The conceptualisation and categorisation of mixed race/ethnicity in Britain and North America: Identity options and the role of the state.

Aspinall, Peter J. (2003) The conceptualisation and categorisation of mixed race/ethnicity in Britain and North America: Identity options and the role of the state. International Journal of Intercultural Relations, 27 (3). pp. 269-296. ISSN 0147-1767 . (The full text of this publication is not available from this repository)

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Abstract

Estimates of around 1.7-2.4% of the population in the USA, 2% in Canada, and 0.6% in Britain now self-identify as mixed race. Inter-ethnic unions comprise around 2.7% of all unions in the USA and 1.3% in Britain and are increasing. The impact of these changes on the ethnic/racial diversity of Britain and North America and the demand from persons of mixed race to describe their 'full' identity requires a response from government and Census agencies that classify the population by race/ethnicity. Most current terminology to describe the mixed face population is contested and there is limited agreement on how it should be included in classifications. Research studies show that the self-understandings of persons of mixed race may incorporate a range of identities, some biracial and others a single group like 'black', although the options available in the USA may still be limited by the legacy of the hypodescent policy. The solutions offered by classifications in the 2000/2001 round of censuses include a subdivided 'mixed' category in England and Wales and provision to select one or more categories in the USA. This marks an end to the official conceptualisation of 'pure' races that has been so pervasive in the past and, for the first time, offers mixed race identity options to those of mixed heritage. Classifications need to satisfactorily allow for hybridised identities representing allegiances to multiple groups as opposed to a method that implies an outcome from two putatively 'pure' categories, the latter being the method chosen in the England and Wales Census. (C) 2003 Elsevier Science Ltd. All rights reserved.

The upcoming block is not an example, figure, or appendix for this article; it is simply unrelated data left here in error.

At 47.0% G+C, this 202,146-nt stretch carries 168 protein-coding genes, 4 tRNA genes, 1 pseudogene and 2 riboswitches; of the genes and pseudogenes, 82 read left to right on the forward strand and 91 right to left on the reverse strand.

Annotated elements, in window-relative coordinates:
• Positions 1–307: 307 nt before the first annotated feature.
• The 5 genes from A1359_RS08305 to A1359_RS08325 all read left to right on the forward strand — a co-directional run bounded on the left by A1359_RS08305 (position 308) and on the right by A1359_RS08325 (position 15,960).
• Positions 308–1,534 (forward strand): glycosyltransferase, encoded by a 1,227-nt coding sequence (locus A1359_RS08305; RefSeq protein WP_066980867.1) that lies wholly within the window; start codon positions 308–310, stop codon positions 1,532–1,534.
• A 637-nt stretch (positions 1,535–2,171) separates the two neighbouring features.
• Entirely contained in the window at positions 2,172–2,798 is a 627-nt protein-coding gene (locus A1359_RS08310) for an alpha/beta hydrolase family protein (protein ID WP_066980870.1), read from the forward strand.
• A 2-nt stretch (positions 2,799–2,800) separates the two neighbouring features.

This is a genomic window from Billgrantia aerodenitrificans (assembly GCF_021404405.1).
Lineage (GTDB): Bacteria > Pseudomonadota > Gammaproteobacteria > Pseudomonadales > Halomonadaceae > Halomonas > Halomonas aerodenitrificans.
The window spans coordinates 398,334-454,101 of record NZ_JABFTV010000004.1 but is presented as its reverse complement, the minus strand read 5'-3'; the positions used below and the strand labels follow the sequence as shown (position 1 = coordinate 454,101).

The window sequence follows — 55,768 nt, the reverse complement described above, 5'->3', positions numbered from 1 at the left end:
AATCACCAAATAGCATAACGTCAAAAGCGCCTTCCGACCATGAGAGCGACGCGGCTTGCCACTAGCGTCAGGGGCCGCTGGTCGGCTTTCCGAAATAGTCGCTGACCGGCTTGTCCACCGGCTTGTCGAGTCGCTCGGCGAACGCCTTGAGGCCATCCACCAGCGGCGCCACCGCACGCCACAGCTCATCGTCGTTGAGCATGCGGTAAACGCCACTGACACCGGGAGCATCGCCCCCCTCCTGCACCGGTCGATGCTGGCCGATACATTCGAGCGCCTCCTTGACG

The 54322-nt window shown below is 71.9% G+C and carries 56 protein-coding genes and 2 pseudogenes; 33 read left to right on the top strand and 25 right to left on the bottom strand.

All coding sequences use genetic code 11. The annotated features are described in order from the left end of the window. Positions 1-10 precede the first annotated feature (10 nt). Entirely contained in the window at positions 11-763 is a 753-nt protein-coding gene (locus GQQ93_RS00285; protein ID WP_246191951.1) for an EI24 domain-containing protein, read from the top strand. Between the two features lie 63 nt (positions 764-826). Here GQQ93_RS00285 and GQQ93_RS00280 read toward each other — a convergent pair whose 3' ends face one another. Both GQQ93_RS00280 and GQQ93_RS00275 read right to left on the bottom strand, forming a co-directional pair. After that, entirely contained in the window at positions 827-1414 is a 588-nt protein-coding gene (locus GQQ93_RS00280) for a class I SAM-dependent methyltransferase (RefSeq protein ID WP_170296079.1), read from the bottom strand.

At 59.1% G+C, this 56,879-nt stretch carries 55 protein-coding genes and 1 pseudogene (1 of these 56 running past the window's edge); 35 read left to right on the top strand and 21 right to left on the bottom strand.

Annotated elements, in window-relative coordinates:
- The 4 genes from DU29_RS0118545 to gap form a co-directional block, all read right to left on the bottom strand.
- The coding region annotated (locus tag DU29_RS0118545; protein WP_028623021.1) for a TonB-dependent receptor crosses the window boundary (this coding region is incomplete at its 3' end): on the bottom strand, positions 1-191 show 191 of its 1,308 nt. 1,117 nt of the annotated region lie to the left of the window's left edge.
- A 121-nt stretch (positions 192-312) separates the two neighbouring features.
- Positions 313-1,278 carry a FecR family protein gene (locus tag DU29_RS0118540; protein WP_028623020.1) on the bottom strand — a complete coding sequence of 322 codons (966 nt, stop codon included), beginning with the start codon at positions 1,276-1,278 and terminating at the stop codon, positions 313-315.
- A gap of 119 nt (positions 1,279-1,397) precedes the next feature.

Item Type: Article
Uncontrolled keywords: race, ethnicity, britain, north america
Subjects: H Social Sciences > H Social Sciences (General)
H Social Sciences > HM Sociology
Divisions: Faculties > Social Sciences > School of Social Policy Sociology and Social Research > Centre for Health Services Studies
Depositing User: Helen Wooldridge
Date Deposited: 02 Sep 2008 18:40
Last Modified: 08 May 2014 08:10
Resource URI: http://kar.kent.ac.uk/id/eprint/5134 (The current URI for this page, for reference purposes)
ORCiD (Aspinall, Peter J.):
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